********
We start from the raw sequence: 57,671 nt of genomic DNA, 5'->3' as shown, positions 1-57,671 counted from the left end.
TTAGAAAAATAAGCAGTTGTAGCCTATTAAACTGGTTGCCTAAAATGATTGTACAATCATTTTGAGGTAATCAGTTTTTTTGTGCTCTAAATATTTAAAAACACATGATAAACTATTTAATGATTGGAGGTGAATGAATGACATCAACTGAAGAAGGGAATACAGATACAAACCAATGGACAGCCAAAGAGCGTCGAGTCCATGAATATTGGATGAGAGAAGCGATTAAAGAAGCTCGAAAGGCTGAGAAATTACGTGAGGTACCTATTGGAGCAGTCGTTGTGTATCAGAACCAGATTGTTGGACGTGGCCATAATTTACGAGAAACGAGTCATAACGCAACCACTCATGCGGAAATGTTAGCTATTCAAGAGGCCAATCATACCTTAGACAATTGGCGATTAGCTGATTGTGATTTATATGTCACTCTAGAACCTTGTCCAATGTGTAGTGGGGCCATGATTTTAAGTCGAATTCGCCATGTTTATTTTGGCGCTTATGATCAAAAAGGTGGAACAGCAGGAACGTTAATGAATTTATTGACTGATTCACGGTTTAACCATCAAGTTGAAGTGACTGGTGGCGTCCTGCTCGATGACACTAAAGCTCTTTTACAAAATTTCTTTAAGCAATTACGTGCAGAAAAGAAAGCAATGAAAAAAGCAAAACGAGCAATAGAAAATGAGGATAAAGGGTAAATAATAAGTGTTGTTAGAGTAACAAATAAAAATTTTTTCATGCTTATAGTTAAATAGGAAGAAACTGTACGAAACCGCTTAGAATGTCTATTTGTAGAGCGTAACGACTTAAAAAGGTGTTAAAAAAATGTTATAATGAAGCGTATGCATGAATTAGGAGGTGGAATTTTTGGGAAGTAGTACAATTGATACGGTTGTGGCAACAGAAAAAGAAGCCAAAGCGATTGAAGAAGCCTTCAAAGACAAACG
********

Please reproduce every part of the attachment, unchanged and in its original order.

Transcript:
We start from the raw sequence: 57,671 nt of genomic DNA, 5'->3' as shown, positions 1-57,671 counted from the left end.
TTAGAAAAATAAGCAGTTGTAGCCTATTAAACTGGTTGCCTAAAATGATTGTACAATCATTTTGAGGTAATCAGTTTTTTTGTGCTCTAAATATTTAAAAACACATGATAAACTATTTAATGATTGGAGGTGAATGAATGACATCAACTGAAGAAGGGAATACAGATACAAACCAATGGACAGCCAAAGAGCGTCGAGTCCATGAATATTGGATGAGAGAAGCGATTAAAGAAGCTCGAAAGGCTGAGAAATTACGTGAGGTACCTATTGGAGCAGTCGTTGTGTATCAGAACCAGATTGTTGGACGTGGCCATAATTTACGAGAAACGAGTCATAACGCAACCACTCATGCGGAAATGTTAGCTATTCAAGAGGCCAATCATACCTTAGACAATTGGCGATTAGCTGATTGTGATTTATATGTCACTCTAGAACCTTGTCCAATGTGTAGTGGGGCCATGATTTTAAGTCGAATTCGCCATGTTTATTTTGGCGCTTATGATCAAAAAGGTGGAACAGCAGGAACGTTAATGAATTTATTGACTGATTCACGGTTTAACCATCAAGTTGAAGTGACTGGTGGCGTCCTGCTCGATGACACTAAAGCTCTTTTACAAAATTTCTTTAAGCAATTACGTGCAGAAAAGAAAGCAATGAAAAAAGCAAAACGAGCAATAGAAAATGAGGATAAAGGGTAAATAATAAGTGTTGTTAGAGTAACAAATAAAAATTTTTTCATGCTTATAGTTAAATAGGAAGAAACTGTACGAAACCGCTTAGAATGTCTATTTGTAGAGCGTAACGACTTAAAAAGGTGTTAAAAAAATGTTATAATGAAGCGTATGCATGAATTAGGAGGTGGAATTTTTGGGAAGTAGTACAATTGATACGGTTGTGGCAACAGAAAAAGAAGCCAAAGCGATTGAAGAAGCCTTCAAAGACAAACG